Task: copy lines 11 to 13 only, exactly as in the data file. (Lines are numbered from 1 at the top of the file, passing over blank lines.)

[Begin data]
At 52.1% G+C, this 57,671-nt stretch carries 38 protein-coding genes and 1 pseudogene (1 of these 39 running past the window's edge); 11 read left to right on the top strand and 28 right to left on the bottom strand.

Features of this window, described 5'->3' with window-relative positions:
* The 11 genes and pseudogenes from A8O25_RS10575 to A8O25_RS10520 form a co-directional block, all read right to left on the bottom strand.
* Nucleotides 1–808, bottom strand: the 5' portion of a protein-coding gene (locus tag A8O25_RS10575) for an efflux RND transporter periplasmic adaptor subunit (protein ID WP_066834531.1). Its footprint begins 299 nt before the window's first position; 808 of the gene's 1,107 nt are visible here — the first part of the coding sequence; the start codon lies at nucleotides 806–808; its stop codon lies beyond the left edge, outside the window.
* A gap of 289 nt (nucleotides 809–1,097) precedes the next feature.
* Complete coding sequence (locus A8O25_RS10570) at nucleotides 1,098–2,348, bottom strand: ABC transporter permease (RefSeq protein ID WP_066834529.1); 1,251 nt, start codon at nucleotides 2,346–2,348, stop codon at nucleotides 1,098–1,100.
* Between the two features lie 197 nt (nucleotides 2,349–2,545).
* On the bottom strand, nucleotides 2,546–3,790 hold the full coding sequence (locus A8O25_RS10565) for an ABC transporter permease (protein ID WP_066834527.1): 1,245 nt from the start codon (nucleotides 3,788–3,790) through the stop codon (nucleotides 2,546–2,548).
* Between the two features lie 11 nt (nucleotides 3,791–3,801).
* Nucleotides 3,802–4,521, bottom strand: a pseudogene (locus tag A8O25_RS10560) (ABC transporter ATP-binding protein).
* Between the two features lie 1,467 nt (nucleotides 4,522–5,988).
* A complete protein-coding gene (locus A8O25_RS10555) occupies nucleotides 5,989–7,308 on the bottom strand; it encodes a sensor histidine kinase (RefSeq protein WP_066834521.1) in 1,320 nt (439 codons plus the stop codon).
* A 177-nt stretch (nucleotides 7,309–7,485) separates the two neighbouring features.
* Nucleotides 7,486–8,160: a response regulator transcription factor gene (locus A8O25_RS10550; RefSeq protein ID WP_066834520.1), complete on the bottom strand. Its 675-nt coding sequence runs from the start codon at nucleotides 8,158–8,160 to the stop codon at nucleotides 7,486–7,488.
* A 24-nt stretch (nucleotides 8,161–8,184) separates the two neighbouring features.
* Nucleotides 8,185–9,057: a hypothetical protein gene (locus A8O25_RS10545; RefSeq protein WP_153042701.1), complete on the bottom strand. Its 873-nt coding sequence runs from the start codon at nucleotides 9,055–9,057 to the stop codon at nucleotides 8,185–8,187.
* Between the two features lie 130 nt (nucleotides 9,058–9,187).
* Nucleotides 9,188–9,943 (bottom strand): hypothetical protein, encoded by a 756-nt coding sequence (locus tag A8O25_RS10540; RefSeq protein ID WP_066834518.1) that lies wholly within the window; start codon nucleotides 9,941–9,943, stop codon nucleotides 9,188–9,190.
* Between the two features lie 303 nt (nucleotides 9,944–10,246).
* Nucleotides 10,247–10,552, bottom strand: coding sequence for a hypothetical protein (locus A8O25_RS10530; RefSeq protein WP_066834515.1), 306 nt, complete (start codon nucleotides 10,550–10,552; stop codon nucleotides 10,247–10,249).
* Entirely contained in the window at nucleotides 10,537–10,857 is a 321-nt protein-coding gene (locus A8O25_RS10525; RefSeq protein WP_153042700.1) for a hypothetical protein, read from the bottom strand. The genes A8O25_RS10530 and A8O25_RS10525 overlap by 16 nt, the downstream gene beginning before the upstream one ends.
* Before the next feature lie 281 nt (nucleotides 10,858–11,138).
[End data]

* Between the two features lie 1,467 nt (nucleotides 4,522–5,988).
* A complete protein-coding gene (locus A8O25_RS10555) occupies nucleotides 5,989–7,308 on the bottom strand; it encodes a sensor histidine kinase (RefSeq protein WP_066834521.1) in 1,320 nt (439 codons plus the stop codon).
* A 177-nt stretch (nucleotides 7,309–7,485) separates the two neighbouring features.